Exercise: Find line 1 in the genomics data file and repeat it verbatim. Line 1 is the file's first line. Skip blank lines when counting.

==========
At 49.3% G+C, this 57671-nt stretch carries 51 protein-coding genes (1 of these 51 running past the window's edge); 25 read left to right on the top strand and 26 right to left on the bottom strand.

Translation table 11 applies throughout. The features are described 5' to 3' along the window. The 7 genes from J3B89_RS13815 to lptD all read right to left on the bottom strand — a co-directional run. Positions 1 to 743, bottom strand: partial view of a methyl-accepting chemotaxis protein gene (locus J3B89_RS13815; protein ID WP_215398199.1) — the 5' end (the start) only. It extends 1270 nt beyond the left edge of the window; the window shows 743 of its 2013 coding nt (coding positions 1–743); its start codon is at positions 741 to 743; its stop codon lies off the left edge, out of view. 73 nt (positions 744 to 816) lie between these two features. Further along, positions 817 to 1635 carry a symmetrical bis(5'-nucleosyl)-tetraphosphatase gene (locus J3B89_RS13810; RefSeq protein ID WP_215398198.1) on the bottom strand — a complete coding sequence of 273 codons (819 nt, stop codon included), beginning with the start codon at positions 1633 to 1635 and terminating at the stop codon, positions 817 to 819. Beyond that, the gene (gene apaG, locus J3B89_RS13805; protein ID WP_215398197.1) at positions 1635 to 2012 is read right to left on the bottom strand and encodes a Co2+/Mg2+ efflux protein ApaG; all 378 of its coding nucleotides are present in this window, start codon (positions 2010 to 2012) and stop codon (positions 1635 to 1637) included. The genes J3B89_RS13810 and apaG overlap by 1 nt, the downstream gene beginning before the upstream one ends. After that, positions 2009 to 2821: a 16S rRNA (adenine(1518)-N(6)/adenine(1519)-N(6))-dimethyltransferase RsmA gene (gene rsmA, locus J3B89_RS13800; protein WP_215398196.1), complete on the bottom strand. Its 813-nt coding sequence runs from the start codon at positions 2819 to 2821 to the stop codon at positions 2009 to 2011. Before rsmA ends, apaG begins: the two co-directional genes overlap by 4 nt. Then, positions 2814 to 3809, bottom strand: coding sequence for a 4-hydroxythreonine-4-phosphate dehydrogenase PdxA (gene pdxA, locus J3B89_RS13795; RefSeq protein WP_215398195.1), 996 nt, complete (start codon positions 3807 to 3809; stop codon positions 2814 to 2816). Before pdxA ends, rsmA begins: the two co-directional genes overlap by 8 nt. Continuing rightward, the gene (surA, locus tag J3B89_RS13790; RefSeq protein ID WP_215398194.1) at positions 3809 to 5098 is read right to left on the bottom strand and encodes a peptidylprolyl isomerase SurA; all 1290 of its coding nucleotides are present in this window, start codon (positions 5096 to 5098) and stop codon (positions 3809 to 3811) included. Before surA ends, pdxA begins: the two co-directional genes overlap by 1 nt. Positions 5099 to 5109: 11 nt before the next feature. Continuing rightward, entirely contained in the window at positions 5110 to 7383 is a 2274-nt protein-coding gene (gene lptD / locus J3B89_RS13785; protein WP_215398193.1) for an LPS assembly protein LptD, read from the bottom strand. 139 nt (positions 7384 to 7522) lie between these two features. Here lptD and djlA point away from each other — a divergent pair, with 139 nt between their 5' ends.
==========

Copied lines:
At 49.3% G+C, this 57671-nt stretch carries 51 protein-coding genes (1 of these 51 running past the window's edge); 25 read left to right on the top strand and 26 right to left on the bottom strand.